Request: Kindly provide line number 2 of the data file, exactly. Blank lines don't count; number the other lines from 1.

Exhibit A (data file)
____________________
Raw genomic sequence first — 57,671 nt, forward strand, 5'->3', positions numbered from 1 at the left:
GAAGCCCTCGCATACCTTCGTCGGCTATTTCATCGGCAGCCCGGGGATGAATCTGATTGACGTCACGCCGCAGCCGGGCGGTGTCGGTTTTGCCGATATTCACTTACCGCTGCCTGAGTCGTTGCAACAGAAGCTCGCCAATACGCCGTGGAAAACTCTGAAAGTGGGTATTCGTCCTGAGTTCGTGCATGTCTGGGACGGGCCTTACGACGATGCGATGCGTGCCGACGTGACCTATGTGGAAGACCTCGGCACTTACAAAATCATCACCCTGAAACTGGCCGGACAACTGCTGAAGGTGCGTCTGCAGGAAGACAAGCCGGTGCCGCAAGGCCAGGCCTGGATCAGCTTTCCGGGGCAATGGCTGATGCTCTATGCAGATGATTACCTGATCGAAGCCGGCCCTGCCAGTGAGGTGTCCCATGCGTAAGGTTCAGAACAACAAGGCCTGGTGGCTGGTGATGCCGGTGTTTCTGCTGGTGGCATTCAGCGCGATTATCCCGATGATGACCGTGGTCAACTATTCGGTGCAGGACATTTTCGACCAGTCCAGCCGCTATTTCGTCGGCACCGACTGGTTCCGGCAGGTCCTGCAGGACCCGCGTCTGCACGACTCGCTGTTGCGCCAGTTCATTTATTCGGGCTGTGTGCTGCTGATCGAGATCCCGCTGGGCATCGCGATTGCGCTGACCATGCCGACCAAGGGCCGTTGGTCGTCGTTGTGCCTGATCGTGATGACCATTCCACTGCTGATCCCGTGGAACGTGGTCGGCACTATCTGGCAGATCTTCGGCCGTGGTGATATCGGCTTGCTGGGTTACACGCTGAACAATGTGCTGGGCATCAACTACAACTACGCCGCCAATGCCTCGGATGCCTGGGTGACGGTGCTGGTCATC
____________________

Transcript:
GAAGCCCTCGCATACCTTCGTCGGCTATTTCATCGGCAGCCCGGGGATGAATCTGATTGACGTCACGCCGCAGCCGGGCGGTGTCGGTTTTGCCGATATTCACTTACCGCTGCCTGAGTCGTTGCAACAGAAGCTCGCCAATACGCCGTGGAAAACTCTGAAAGTGGGTATTCGTCCTGAGTTCGTGCATGTCTGGGACGGGCCTTACGACGATGCGATGCGTGCCGACGTGACCTATGTGGAAGACCTCGGCACTTACAAAATCATCACCCTGAAACTGGCCGGACAACTGCTGAAGGTGCGTCTGCAGGAAGACAAGCCGGTGCCGCAAGGCCAGGCCTGGATCAGCTTTCCGGGGCAATGGCTGATGCTCTATGCAGATGATTACCTGATCGAAGCCGGCCCTGCCAGTGAGGTGTCCCATGCGTAAGGTTCAGAACAACAAGGCCTGGTGGCTGGTGATGCCGGTGTTTCTGCTGGTGGCATTCAGCGCGATTATCCCGATGATGACCGTGGTCAACTATTCGGTGCAGGACATTTTCGACCAGTCCAGCCGCTATTTCGTCGGCACCGACTGGTTCCGGCAGGTCCTGCAGGACCCGCGTCTGCACGACTCGCTGTTGCGCCAGTTCATTTATTCGGGCTGTGTGCTGCTGATCGAGATCCCGCTGGGCATCGCGATTGCGCTGACCATGCCGACCAAGGGCCGTTGGTCGTCGTTGTGCCTGATCGTGATGACCATTCCACTGCTGATCCCGTGGAACGTGGTCGGCACTATCTGGCAGATCTTCGGCCGTGGTGATATCGGCTTGCTGGGTTACACGCTGAACAATGTGCTGGGCATCAACTACAACTACGCCGCCAATGCCTCGGATGCCTGGGTGACGGTGCTGGTCATC